Octagon jitters—it’s an infamous term. The first time a fighter steps into the UFC’s eight-sided cage, there will always be talk of whether the emotional rush and the nerves surrounding his debut will have a profound impact on his performance.

Pundits and fans making predictions on fights will cite the jitters as a reason to doubt a fighter’s chances. And in the aftermath of a defeat, these same jitters will take part of the blame for the fighter’s downfall.

So, following each UFC event, The MMA Corner will look at the fighters who made their Octagon debuts and provide impressions on their performances and their future potential under the UFC banner. In this edition, we focus on the four newcomers from UFC Fight Night 32.

Sergio Pettis — unanimous decision victory over Will Campuzano

When fight fans first hear the name Pettis, they think “Showtime Kick” and the UFC lightweight champion, but at UFC 167, those fans were introduced to another Pettis. Sergio, the younger brother of UFC lightweight kingpin Anthony, made his Octagon debut in the bantamweight division with a hard-fought unanimous decision victory over Will Campuzano, who was making his return to the promotion after a stretch on the regional circuit.

Sergio didn’t display the flashiness that has become his brother’s trademark, but the 20-year-old is a technical striker that delivered a good mix of punches and kicks against Campuzano. He punished his opponent with leg kicks, a tactic that could help him to slow down opponents while maximizing his own efficiency.

Whereas Sergio was effective on his feet, he did have trouble against the takedowns of Campuzano. On numerous occasions, even late in the fight after he had slowed Campuzano with leg kicks, the WEC veteran was able to shoot in and easily put Sergio on his back on the mat. However, the Roufusport product remained active while on bottom and attacked with submission attempts. He is still young, though, and did make mistakes, which Campuzano failed to capitalize on. If there’s an area where Sergio needs to grow, it’s in his takedown defense and defending against someone who has the superior position against him on the ground. Sergio did go for a power guillotine and clung to Campuzano’s neck often when Campuzano came inside. That could be Sergio’s answer to defending future takedowns.

Sergio has some holes in his game, but at the young age of 20, he has lots of time to improve. He faced a solid vet in first Octagon appearance and emerged with his hand raised, which is a good sign of things to come. Sergio has competed in the flyweight division in the past and could be a two-division threat, but his youth also means he could end up outgrowing the flyweight division. At bantamweight, he’s going to have to work on his takedown defense and ground game, while also continuing to evolve a dynamic striking game. If the pedigree his brother brings to the eight-sided cage is any indication, though, it’s likely Sergio will make the proper adjustments and go far in the UFC.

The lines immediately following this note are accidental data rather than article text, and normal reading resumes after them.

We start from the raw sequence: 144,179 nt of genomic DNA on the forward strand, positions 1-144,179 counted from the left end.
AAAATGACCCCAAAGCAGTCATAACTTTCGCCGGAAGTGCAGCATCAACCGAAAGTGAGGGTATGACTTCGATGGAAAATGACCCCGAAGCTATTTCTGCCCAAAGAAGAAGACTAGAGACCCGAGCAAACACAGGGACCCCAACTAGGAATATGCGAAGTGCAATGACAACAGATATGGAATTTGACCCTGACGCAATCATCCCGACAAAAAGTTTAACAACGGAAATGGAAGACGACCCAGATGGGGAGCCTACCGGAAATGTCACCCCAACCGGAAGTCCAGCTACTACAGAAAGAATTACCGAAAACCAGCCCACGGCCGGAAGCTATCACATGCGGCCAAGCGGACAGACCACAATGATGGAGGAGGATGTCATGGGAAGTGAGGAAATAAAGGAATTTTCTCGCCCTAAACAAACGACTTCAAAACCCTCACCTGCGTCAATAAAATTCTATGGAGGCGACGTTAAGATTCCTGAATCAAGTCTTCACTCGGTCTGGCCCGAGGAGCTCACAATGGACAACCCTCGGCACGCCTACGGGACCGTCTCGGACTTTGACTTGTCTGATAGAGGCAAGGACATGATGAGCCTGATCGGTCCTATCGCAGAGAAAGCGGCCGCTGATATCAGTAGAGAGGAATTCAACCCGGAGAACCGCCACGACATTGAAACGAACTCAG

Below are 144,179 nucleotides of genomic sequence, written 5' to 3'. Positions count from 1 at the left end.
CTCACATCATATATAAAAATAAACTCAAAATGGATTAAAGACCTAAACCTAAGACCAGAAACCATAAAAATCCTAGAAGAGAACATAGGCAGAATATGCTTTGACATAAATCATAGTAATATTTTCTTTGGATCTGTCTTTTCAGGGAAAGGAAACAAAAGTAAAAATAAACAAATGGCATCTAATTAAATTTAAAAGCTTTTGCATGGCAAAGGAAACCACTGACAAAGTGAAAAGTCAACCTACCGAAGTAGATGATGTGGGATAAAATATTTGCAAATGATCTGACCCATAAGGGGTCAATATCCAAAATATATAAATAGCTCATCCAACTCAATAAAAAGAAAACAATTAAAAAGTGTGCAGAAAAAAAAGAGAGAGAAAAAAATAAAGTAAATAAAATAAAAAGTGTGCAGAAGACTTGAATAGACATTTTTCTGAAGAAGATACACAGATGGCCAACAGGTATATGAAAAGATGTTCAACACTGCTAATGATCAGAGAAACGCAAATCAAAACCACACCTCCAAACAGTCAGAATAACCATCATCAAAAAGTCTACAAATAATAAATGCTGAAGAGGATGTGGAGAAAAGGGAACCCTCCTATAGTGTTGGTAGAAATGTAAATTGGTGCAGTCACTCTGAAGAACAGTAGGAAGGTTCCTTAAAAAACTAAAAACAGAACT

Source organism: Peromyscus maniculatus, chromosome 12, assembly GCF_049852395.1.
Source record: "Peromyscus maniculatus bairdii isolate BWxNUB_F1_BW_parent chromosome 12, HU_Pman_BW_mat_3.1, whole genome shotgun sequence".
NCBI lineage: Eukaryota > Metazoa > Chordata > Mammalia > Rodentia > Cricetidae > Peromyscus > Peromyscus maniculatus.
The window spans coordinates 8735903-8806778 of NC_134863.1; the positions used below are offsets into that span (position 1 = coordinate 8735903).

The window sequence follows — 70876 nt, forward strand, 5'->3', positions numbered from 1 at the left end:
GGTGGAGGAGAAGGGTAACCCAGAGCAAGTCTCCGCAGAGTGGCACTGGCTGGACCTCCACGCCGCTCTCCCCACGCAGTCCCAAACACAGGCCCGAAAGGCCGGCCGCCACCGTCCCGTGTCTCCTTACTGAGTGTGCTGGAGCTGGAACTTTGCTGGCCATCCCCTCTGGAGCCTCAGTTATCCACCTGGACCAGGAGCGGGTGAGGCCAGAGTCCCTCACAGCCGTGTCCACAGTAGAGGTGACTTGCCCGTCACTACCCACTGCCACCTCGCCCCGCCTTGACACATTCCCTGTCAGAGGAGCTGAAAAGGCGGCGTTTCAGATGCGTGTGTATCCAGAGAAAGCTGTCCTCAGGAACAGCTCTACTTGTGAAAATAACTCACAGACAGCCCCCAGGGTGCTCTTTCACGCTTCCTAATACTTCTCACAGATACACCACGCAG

Potential: Medium to High

Anthony Lapsley — unanimous decision loss to Jason High

Some fighters seem to be good enough to dominate all other competition except those of a UFC caliber. Case in point, Anthony Lapsley. Entering his UFC debut, Lapsley’s losses had almost exclusively to fighters who made a UFC appearance either before or after fighting him, with the exception of sub-.500 fighter John Mahlow. His wins, which spanned ShoXC and Bellator bouts, came against everyone else. When he finally did step inside the Octagon, Lapsley continued that trend with a unanimous decision loss to Jason High.

Lapsley, who has notched 15 of his victories via submission, didn’t look especially impressive on the mat versus the superior wrestling and grappling of High. Lapsley has heart, but he was mostly helpless on the ground against High and allowed “The Kansas City Bandit” to transition to mount and back control with ease. He did little to counter High, instead having to do his best just to survive. Lapsley didn’t capitalize on chances to explode to his feet or reverse positions on High.

When Lapsley did gain top position, he was able to stay there and smother his opponent. The problem is that he never turned up the aggression level, either via ground-and-pound or by attacking with submissions. When he had the biggest advantage of the fight in taking High’s back, he got careless and quickly found himself back on bottom.

Lapsley’s 29-fight resume contains too obvious a trend of wins and losses. Those losses include fights versus Carlo Prater, Drew Fickett, Michael Guymon, Jay Hieron and now High. His biggest wins come against guys like Brent Weedman and Tyler Stinson. In other words, he may succeed in being the man to slam the UFC gates closed on debuting fighters who don’t have what it takes to compete at the highest level, but he won’t succeed when he steps up beyond that level of competition.

Potential: Low

Photo: Sergio Pettis (Esther Lin/MMA Fighting)

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